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There are conflicting views regarding how Haitian Creole is classified in relation to its lexifier--French. I am trying to give a good description of Haitian Creole in terms of its morphology. Is Haitian Creole considered to be fusional in its morphological structure? I know that many have argued that its morphosyntax and other properties are more closely aligned with West African languages, such as Fongbe.

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    Haitian Creole is more analytical than French, but languages are not perfect examples of a typology. Standard spoken French itself is hardly the best example of a fusional language, and its trajectory over the last millennium is towards being more analytical. Moreover, in diglossic situations like this one where the two languages are related, speakers often slide along the spectrum during the day or even within a conversation, that is, there are transitional forms. – Adam Bittlingmayer Feb 5 '19 at 22:07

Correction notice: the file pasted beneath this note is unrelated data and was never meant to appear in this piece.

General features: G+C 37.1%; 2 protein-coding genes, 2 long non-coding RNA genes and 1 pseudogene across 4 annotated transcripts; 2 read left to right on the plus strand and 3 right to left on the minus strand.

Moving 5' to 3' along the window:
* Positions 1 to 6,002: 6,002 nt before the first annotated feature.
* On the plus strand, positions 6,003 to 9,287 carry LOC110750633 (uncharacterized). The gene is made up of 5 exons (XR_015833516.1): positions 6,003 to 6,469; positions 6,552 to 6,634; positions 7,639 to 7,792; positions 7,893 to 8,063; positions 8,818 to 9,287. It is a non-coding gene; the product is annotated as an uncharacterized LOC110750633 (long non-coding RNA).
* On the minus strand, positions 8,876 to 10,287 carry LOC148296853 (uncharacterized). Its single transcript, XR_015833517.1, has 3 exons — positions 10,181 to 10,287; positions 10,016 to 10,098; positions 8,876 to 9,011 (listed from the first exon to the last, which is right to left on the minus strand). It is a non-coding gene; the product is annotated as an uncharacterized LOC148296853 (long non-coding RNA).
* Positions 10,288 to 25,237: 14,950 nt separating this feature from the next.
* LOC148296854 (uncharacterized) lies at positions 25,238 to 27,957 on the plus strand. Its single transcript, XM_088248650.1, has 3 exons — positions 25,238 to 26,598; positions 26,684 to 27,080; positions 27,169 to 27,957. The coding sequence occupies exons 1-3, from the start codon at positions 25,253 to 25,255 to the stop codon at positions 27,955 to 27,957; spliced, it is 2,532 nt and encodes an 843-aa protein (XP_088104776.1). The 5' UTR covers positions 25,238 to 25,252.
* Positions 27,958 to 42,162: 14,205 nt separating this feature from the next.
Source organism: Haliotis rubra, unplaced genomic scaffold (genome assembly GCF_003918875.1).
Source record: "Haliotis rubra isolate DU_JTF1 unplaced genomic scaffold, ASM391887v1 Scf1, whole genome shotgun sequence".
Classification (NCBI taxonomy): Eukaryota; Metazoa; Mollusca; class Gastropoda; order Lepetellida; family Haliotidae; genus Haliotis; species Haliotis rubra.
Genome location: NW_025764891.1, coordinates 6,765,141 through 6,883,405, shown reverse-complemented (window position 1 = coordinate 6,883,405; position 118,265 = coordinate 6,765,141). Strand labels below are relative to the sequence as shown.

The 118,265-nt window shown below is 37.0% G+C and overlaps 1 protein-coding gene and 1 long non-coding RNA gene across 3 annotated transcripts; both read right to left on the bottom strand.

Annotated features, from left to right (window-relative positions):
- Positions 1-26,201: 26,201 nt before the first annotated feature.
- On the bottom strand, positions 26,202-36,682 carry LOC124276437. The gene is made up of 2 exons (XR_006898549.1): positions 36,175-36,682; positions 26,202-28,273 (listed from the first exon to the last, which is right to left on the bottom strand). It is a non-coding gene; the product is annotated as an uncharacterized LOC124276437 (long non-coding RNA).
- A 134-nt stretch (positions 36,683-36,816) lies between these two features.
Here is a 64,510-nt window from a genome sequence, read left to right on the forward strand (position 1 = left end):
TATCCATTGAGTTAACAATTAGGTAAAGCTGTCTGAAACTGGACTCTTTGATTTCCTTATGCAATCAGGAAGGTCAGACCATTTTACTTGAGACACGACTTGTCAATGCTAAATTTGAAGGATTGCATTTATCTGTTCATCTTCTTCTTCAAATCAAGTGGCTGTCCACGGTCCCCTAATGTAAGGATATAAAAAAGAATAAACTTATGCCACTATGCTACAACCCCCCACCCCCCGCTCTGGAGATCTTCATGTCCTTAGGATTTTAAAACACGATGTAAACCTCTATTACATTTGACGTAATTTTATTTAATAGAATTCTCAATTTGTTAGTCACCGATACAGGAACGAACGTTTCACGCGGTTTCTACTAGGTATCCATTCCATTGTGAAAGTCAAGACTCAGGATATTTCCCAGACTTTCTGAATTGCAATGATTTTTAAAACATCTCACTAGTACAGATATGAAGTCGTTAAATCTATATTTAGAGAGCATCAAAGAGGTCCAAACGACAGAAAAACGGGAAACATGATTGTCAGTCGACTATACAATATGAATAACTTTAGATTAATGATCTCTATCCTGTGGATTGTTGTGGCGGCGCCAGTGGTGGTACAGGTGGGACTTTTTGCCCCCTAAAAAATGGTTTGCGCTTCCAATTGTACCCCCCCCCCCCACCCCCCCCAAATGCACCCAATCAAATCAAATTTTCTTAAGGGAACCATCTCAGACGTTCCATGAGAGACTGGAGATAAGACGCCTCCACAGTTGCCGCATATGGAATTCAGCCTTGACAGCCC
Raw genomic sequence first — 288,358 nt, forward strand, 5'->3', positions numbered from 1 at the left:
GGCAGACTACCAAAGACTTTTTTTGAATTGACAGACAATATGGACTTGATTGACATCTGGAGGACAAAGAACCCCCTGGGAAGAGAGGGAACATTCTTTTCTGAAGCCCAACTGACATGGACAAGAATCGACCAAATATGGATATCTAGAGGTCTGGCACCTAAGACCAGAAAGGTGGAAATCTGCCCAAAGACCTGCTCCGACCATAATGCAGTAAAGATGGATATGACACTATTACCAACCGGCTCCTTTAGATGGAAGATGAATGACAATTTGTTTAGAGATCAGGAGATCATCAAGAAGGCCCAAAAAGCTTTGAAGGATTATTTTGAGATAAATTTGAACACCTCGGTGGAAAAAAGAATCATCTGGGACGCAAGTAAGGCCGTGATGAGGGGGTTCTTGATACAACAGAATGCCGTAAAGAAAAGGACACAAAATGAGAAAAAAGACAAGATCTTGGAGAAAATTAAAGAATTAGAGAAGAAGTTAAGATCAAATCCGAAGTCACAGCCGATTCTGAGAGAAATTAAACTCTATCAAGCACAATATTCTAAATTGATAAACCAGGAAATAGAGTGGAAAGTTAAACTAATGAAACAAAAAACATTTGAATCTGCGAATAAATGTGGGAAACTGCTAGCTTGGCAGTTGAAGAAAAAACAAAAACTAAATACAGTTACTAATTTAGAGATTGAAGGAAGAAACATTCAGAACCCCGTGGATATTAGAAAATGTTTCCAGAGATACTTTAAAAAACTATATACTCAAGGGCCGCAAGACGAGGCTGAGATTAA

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    @AdamBittlingmayer that's (a pretty good) answer, not a comment! – OmarL Feb 6 '19 at 9:41

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